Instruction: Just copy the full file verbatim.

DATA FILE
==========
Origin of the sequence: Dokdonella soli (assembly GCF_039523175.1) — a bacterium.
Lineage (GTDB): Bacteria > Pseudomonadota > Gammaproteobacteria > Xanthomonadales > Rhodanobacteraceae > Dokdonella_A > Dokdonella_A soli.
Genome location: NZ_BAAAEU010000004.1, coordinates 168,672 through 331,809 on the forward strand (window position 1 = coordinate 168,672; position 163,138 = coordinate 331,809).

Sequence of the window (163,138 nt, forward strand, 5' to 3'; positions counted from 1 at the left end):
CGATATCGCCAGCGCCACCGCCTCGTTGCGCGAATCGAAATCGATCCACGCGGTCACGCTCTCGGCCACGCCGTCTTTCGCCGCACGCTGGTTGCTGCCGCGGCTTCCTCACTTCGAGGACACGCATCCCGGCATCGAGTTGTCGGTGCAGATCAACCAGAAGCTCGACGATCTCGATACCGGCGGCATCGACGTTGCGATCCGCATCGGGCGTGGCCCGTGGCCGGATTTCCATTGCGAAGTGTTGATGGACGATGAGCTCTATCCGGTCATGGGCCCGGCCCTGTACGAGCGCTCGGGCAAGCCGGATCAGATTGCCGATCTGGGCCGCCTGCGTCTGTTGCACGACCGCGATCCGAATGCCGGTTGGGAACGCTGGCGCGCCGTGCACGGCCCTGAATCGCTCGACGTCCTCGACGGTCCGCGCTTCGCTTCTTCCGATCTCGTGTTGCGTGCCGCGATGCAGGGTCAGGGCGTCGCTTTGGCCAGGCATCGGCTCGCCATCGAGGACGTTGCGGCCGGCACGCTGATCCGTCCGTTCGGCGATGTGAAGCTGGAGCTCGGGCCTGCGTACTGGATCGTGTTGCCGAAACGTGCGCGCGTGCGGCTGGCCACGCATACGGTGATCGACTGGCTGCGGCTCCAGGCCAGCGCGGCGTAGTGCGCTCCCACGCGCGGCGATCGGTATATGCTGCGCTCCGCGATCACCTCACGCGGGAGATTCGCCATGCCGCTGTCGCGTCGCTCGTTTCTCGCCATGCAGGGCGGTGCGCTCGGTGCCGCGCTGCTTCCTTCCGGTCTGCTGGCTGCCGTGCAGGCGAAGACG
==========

Origin of the sequence: Dokdonella soli (assembly GCF_039523175.1) — a bacterium.
Lineage (GTDB): Bacteria > Pseudomonadota > Gammaproteobacteria > Xanthomonadales > Rhodanobacteraceae > Dokdonella_A > Dokdonella_A soli.
Genome location: NZ_BAAAEU010000004.1, coordinates 168,672 through 331,809 on the forward strand (window position 1 = coordinate 168,672; position 163,138 = coordinate 331,809).

Sequence of the window (163,138 nt, forward strand, 5' to 3'; positions counted from 1 at the left end):
CGATATCGCCAGCGCCACCGCCTCGTTGCGCGAATCGAAATCGATCCACGCGGTCACGCTCTCGGCCACGCCGTCTTTCGCCGCACGCTGGTTGCTGCCGCGGCTTCCTCACTTCGAGGACACGCATCCCGGCATCGAGTTGTCGGTGCAGATCAACCAGAAGCTCGACGATCTCGATACCGGCGGCATCGACGTTGCGATCCGCATCGGGCGTGGCCCGTGGCCGGATTTCCATTGCGAAGTGTTGATGGACGATGAGCTCTATCCGGTCATGGGCCCGGCCCTGTACGAGCGCTCGGGCAAGCCGGATCAGATTGCCGATCTGGGCCGCCTGCGTCTGTTGCACGACCGCGATCCGAATGCCGGTTGGGAACGCTGGCGCGCCGTGCACGGCCCTGAATCGCTCGACGTCCTCGACGGTCCGCGCTTCGCTTCTTCCGATCTCGTGTTGCGTGCCGCGATGCAGGGTCAGGGCGTCGCTTTGGCCAGGCATCGGCTCGCCATCGAGGACGTTGCGGCCGGCACGCTGATCCGTCCGTTCGGCGATGTGAAGCTGGAGCTCGGGCCTGCGTACTGGATCGTGTTGCCGAAACGTGCGCGCGTGCGGCTGGCCACGCATACGGTGATCGACTGGCTGCGGCTCCAGGCCAGCGCGGCGTAGTGCGCTCCCACGCGCGGCGATCGGTATATGCTGCGCTCCGCGATCACCTCACGCGGGAGATTCGCCATGCCGCTGTCGCGTCGCTCGTTTCTCGCCATGCAGGGCGGTGCGCTCGGTGCCGCGCTGCTTCCTTCCGGTCTGCTGGCTGCCGTGCAGGCGAAGACG